Mellisa Brown

Mellisa Brown walks with court paperwork after a hearing at the Bell County Justice Center in this file photo from July 2019. 

An ex-Killeen city councilwoman said will be appealing a judge’s ruling last year in which the judge ordered that she pay thousands of dollars as a sanction for filing the lawsuit that questioned the results of the municipal election last year.

“I’m only filing this appeal because of the sanctions order,” said Mellisa Brown, who served one term after being elected to Killeen City Council in November of 2020.

“Sanctions are not allowable in an election contest unless the person who brings the case to court is alleging fraud against the other person,” Brown told the Herald on Thursday. “In no way do I believe that Councilman Ramon Alvarez, anyone on his team, or anyone with the county did anything intentionally or maliciously to affect the May 2022 election.”

After losing the lawsuit, Brown was ordered by Judge Rex Davis to pay $7,500 for Alvarez’s legal costs in the lawsuit — a payment Brown said she has “no intention” of paying.

In addition, Brown said she has evidence proving that mistakes were made and that the Election Code was not followed.

“Appeals courts across the State of Texas and the country have consistently overturned the judgement of lower courts in matters like this,” Brown said. “I have no intention of paying sanctions in this case. The Election Code and federal election laws give candidates and citizens (in certain circumstances) the right to challenge an election and its process in court. It is not a crime to be wrong or not have enough evidence to convince a judge. Sanctions are designed to deter other people from bringing similar cases. I believe it’s important that people are able to exercise their rights without fear of punishment. The example that I’ll set is not, ‘Challenge us and pay’; but instead, ‘Stand up for what you believe is right even when it’s hard and unpopular.’”

Brown is awaiting more information before filing her appeal with the Third Court of Appeals in Austin, which is comprised of a six-judge panel that decides cases appealed from the district courts in Bell and 23 other Texas counties.

On Dec. 20, 2022, in district court, Brown filed a notice of her intent to appeal the ruling.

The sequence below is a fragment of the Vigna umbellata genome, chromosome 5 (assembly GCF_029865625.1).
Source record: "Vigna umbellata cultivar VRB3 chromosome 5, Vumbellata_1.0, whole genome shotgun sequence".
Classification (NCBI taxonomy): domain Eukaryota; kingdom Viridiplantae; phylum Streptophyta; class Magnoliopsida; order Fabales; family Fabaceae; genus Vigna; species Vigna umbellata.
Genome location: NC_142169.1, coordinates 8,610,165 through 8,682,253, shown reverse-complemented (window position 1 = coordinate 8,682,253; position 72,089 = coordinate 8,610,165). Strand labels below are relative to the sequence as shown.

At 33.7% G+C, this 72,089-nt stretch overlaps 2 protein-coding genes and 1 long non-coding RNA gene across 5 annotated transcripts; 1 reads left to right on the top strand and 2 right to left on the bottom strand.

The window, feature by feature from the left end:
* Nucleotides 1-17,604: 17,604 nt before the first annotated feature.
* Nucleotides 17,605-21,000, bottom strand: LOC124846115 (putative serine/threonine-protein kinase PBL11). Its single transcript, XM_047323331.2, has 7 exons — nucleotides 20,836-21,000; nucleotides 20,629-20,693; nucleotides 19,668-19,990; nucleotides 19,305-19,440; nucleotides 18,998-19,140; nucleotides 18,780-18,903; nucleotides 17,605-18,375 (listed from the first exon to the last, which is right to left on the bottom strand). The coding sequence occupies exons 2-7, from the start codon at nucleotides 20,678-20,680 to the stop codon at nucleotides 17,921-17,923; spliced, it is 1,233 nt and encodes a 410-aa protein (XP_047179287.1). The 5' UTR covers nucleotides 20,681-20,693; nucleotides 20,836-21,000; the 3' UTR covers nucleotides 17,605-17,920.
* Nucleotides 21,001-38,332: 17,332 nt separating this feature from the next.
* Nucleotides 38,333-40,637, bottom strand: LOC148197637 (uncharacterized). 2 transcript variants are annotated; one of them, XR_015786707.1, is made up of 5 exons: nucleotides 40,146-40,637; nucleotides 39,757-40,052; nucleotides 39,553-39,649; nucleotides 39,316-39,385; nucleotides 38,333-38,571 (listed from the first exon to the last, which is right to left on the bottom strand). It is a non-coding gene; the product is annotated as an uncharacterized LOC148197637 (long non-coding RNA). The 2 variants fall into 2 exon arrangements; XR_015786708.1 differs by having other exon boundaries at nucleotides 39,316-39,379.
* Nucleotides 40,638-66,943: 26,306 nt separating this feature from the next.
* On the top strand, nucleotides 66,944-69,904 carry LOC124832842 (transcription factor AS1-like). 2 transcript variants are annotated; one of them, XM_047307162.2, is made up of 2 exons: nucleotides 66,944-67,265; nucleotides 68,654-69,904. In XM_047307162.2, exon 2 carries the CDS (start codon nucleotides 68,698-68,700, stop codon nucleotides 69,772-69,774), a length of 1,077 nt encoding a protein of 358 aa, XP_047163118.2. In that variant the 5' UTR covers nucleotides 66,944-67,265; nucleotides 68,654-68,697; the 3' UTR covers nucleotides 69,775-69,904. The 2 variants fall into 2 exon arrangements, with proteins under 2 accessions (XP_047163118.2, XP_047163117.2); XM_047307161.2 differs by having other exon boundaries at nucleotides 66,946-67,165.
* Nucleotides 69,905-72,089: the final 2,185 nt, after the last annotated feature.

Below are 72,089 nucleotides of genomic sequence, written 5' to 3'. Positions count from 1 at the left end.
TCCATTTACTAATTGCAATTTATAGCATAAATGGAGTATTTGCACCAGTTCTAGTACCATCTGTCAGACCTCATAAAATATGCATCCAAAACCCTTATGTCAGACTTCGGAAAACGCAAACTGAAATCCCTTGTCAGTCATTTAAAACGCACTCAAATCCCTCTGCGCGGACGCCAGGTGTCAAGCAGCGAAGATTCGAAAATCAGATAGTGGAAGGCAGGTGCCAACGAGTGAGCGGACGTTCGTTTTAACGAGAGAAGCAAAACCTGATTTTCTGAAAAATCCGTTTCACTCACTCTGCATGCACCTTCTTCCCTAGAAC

“At this time, the only other filing that may be made is a motion for an extension to submit my perfected appeal because I’m still waiting for the transcripts from the district court hearings and the abstract of judgment from Judge Rex Davis,” Brown said. “Then I’ll file my perfected appeal and Councilman Alvarez will have an opportunity respond. There may be other motions filed at the appellate level by Councilman Alvarez. Eventually, we’ll both be able to submit our testimony and await the decision.”

The Herald reached out to Alvarez for comment, but he did not respond. David Tekell, the Waco-based attorney who represented him in the initial lawsuit, told the Herald in an email that he has not seen the appeal and would not be able to provide a comment until that time.

The results of the May 7, 2022, election were razor-thin.

According to the final results released on May 16, 2022, by Bell County’s Office of Elections Administration, Alvarez received 1,774 votes to Brown’s 1,748.

Councilmen take oath

Newly elected Killeen City Councilman Ramon Alvarez was sworn in on May 23, 2022, at City Hall.

Brown filed her initial complaint in the 146th Judicial District Court on May 23, 2022, which contested the election and requested an injunction by the judge.

Alvarez, through his attorney, filed his answer on June 10, 2022. Tekell later filed another motion that requested $15,000, in sanctions against Brown to cover Alvarez’s legal bills.

On Sept. 19, 2022, Davis signed an order ruling that Alvarez prevail in the lawsuit and that Brown pay $7,500, as a sanction.

Thirty-two days later, on Oct. 21, 2022, Brown’s motion for a new trial and a statement of her inability to afford the costs ordered by the court, were filed with the court.



(1) comment

Wayne Jefferson

Congrats to miss Brown for her efforts to fight city hall. Shes fighting every position between the city council all the way to the white house for the road is cracked and corrupt. They don't want good people in their midst who are honest and play by the rules, rather those who can be bribed to look the other way.. it's easier to get the real things they want like power and rich things. Good luck Ms brown, it's built into everything political.

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